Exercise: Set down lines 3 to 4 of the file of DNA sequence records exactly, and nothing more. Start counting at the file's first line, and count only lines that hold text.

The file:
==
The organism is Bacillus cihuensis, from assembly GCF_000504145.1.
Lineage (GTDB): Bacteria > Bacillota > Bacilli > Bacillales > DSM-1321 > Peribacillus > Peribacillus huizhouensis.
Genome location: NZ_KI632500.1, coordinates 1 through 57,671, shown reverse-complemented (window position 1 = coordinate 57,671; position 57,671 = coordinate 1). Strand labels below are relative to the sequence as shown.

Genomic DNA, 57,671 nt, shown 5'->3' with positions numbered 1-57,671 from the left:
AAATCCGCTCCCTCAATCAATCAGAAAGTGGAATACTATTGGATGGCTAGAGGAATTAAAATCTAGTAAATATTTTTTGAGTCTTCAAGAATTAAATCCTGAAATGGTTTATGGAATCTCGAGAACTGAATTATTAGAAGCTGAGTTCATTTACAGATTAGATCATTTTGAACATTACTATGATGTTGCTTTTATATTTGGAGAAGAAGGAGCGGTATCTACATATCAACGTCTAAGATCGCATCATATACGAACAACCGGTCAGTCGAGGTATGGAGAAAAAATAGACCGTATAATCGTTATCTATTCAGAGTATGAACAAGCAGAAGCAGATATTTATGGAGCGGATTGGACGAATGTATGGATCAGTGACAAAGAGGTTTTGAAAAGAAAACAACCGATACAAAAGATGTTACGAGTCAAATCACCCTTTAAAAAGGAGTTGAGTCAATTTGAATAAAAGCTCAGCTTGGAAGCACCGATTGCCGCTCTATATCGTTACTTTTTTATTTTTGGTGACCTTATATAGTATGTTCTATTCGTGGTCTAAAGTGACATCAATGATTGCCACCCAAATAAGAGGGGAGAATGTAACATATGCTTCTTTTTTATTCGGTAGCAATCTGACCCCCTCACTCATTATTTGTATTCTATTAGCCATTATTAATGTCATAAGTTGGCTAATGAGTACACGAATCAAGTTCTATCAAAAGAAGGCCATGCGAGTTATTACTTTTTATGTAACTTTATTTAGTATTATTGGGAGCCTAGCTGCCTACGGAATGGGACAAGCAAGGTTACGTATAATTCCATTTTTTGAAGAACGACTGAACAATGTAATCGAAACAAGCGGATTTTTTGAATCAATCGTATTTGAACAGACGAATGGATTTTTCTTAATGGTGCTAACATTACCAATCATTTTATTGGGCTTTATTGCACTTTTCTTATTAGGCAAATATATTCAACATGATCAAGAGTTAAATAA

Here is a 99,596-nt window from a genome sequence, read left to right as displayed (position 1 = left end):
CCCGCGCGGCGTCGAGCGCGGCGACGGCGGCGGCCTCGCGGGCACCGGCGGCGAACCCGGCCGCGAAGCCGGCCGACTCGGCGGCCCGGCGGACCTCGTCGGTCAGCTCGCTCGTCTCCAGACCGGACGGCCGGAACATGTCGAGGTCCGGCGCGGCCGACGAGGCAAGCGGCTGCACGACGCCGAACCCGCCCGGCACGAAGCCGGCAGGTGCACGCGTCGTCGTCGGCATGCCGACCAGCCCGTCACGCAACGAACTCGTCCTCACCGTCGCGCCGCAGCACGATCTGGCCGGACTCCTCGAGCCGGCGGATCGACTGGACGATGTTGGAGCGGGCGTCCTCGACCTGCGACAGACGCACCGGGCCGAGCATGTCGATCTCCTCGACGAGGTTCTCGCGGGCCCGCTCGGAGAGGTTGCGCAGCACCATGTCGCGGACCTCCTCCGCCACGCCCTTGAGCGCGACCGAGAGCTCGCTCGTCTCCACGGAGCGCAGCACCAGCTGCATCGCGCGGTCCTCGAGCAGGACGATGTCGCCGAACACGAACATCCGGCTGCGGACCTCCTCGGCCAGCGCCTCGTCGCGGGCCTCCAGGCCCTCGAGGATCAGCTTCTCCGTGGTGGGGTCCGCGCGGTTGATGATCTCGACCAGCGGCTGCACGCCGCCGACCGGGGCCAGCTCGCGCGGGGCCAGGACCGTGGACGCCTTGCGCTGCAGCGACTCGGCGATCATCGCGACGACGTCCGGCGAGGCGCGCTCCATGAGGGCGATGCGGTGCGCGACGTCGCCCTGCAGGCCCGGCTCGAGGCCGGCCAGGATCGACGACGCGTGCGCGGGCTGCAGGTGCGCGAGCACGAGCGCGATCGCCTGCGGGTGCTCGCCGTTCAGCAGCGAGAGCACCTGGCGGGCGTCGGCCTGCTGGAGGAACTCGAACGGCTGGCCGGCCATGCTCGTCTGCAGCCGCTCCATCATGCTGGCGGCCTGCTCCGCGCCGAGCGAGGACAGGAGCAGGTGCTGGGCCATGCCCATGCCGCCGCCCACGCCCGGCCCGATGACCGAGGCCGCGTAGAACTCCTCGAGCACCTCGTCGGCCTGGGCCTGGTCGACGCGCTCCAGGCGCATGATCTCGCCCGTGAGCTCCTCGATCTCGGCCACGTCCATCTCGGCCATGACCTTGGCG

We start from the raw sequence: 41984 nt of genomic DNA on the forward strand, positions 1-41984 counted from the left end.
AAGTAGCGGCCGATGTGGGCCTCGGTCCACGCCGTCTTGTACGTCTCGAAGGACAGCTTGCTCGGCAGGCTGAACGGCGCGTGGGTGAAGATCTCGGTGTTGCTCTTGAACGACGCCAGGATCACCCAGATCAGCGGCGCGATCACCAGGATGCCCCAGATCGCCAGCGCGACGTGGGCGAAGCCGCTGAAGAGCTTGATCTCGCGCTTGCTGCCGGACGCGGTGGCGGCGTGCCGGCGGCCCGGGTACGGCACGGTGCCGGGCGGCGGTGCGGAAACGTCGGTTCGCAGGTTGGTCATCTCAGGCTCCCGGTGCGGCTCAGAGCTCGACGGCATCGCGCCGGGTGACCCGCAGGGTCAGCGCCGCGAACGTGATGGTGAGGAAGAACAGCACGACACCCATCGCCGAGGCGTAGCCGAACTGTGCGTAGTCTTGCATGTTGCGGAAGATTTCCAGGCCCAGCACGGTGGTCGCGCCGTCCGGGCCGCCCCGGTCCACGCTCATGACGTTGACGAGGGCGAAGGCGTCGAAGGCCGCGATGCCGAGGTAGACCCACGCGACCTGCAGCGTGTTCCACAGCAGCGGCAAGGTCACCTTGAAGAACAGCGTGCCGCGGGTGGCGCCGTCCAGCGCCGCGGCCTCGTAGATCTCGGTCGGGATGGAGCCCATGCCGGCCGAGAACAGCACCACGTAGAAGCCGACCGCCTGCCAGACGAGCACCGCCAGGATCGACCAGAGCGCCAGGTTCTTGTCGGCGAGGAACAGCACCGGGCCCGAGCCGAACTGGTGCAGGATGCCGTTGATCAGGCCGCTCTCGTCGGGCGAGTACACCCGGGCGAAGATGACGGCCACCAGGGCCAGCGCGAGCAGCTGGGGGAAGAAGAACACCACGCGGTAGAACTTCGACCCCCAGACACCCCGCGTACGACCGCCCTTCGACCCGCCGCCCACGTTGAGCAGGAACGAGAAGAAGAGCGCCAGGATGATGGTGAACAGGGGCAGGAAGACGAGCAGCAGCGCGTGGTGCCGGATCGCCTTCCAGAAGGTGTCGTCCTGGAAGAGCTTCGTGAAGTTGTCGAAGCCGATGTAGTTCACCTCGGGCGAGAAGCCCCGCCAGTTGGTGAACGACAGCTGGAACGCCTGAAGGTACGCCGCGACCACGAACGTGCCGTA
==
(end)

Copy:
Genome location: NZ_KI632500.1, coordinates 1 through 57,671, shown reverse-complemented (window position 1 = coordinate 57,671; position 57,671 = coordinate 1). Strand labels below are relative to the sequence as shown.

Genomic DNA, 57,671 nt, shown 5'->3' with positions numbered 1-57,671 from the left: